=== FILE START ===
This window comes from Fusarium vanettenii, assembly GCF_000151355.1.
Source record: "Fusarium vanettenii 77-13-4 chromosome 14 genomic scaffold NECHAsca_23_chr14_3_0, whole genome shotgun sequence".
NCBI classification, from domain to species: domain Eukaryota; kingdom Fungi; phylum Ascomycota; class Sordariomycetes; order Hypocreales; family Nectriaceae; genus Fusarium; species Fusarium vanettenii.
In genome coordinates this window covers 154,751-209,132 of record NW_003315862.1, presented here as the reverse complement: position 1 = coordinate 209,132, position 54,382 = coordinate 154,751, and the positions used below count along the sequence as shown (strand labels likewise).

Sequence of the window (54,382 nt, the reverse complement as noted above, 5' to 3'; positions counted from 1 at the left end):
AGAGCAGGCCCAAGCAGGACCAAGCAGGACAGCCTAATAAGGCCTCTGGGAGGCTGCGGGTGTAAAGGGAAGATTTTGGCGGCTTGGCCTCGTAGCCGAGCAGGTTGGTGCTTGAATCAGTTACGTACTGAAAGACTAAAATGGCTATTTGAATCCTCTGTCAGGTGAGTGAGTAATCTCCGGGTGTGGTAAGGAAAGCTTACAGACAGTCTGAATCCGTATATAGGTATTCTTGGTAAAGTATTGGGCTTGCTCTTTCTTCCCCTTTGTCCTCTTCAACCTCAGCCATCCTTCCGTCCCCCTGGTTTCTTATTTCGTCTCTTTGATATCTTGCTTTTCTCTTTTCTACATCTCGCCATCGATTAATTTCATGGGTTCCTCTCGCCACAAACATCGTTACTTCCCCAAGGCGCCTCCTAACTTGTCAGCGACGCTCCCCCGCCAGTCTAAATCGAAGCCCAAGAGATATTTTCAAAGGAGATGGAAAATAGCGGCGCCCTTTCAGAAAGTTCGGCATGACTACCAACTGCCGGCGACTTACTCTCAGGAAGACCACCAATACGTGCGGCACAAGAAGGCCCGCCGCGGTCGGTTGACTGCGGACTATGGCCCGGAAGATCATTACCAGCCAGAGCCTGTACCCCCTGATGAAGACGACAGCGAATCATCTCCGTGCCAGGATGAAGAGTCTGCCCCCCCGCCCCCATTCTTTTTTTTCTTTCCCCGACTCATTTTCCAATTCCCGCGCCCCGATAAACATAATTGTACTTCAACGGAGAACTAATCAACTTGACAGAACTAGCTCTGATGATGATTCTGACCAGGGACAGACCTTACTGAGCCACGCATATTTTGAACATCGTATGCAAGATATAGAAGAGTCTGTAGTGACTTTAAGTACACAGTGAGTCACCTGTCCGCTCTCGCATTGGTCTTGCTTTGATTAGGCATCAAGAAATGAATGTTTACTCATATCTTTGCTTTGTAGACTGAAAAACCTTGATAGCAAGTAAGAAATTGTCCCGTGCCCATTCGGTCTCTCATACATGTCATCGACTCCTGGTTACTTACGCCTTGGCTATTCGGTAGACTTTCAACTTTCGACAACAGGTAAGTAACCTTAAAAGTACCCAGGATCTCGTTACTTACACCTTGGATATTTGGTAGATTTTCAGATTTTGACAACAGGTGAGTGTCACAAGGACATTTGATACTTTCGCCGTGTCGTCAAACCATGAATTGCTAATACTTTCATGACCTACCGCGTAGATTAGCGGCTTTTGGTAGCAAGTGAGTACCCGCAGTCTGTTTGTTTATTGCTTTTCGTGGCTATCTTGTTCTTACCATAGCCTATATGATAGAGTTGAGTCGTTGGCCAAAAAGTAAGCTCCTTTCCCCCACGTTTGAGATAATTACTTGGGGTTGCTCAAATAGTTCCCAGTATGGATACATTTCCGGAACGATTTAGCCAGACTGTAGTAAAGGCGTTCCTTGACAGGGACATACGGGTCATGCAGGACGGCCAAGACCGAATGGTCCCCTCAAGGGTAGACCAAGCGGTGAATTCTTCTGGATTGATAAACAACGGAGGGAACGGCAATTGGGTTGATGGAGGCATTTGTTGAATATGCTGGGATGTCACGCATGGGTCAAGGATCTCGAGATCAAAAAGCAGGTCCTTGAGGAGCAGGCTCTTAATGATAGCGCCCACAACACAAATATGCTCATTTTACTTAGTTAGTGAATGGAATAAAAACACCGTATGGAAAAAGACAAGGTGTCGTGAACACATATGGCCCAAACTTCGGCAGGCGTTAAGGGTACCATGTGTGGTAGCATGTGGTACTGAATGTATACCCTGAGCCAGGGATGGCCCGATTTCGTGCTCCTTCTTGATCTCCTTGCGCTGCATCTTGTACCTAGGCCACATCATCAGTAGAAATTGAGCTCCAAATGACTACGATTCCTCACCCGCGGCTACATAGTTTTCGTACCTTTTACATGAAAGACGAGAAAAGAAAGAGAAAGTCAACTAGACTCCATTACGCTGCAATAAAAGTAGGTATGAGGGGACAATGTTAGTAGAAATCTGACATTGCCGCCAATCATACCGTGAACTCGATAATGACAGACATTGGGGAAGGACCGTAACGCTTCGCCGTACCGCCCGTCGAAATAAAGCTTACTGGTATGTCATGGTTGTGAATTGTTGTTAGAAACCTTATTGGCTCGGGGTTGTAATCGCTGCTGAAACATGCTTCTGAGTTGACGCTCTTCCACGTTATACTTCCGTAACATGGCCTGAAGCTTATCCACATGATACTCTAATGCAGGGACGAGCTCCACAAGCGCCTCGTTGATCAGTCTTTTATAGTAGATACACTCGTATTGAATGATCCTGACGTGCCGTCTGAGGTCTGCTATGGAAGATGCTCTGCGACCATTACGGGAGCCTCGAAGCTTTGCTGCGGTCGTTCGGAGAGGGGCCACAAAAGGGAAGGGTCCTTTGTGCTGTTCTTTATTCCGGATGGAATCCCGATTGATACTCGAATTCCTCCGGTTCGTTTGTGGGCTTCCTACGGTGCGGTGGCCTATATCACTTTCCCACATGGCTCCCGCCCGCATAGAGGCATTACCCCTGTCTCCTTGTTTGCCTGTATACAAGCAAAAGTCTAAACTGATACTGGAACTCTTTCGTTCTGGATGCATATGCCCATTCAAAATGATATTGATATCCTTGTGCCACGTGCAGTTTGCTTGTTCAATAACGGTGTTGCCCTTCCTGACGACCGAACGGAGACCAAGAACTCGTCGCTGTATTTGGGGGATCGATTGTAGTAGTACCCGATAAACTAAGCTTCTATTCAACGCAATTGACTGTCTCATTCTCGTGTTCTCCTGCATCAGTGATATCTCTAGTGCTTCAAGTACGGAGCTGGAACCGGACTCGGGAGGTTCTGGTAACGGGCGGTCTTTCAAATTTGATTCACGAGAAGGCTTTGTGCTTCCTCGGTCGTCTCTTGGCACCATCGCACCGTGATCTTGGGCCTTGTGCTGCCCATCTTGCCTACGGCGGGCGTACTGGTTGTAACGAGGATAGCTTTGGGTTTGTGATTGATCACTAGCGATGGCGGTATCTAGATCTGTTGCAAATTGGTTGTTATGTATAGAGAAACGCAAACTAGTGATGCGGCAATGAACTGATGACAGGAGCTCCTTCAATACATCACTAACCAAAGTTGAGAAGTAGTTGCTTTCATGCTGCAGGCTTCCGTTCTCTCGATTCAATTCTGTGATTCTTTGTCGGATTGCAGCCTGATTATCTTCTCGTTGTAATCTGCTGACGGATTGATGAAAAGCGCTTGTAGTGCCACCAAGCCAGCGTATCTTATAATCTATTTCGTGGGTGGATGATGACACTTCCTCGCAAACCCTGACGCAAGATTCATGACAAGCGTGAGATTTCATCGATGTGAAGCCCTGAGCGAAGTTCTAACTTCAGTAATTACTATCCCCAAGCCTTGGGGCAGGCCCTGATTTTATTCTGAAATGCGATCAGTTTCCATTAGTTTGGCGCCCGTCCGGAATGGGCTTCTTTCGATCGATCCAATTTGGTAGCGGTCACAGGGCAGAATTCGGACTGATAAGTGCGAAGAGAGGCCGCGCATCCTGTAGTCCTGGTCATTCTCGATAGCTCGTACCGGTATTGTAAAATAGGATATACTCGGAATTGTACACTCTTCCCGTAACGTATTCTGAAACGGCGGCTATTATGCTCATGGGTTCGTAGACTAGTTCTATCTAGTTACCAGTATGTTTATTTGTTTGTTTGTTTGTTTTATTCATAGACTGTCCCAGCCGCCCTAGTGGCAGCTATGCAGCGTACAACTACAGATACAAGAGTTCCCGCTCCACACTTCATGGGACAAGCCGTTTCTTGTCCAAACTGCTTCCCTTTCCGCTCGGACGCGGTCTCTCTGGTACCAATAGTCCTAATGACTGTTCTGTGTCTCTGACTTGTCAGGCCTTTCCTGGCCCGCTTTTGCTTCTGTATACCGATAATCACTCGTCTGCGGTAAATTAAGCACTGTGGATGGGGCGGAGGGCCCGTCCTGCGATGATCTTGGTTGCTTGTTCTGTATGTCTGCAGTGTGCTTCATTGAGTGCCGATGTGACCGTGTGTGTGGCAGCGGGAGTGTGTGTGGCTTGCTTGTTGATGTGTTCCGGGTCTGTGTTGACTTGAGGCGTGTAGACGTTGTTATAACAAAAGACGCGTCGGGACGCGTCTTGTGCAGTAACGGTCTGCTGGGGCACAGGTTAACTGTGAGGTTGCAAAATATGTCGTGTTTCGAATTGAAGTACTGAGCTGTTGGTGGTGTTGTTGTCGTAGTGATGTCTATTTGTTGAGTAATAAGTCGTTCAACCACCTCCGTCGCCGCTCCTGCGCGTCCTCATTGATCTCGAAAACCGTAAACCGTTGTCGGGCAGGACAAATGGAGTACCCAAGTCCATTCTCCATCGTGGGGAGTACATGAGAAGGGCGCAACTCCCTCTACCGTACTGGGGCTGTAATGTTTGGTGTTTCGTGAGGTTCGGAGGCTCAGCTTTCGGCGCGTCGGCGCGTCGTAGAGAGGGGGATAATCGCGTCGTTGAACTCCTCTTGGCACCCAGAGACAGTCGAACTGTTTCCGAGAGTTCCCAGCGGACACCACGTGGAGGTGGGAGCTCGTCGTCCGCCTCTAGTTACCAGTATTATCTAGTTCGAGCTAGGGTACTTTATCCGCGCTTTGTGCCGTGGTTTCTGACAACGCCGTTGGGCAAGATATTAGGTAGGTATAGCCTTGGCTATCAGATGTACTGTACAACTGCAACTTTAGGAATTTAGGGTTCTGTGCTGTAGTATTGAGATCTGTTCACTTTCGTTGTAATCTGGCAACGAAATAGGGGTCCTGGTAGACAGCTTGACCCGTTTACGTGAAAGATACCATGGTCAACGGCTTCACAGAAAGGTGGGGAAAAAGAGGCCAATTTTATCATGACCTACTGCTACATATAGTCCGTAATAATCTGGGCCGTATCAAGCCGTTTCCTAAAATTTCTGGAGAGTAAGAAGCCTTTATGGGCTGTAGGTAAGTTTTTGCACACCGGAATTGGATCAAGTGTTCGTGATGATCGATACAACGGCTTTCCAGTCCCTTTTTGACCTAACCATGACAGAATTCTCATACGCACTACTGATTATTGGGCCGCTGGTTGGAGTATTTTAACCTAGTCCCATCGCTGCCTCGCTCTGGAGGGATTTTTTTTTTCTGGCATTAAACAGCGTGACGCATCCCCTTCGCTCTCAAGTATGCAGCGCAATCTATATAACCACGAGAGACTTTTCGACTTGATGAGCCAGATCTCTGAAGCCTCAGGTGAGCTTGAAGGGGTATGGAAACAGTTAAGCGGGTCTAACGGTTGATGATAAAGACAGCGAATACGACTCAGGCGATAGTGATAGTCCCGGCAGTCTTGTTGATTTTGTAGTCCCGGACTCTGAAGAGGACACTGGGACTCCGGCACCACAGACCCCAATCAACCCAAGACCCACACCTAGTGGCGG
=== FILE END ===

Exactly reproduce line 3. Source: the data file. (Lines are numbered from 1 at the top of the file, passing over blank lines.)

NCBI classification, from domain to species: domain Eukaryota; kingdom Fungi; phylum Ascomycota; class Sordariomycetes; order Hypocreales; family Nectriaceae; genus Fusarium; species Fusarium vanettenii.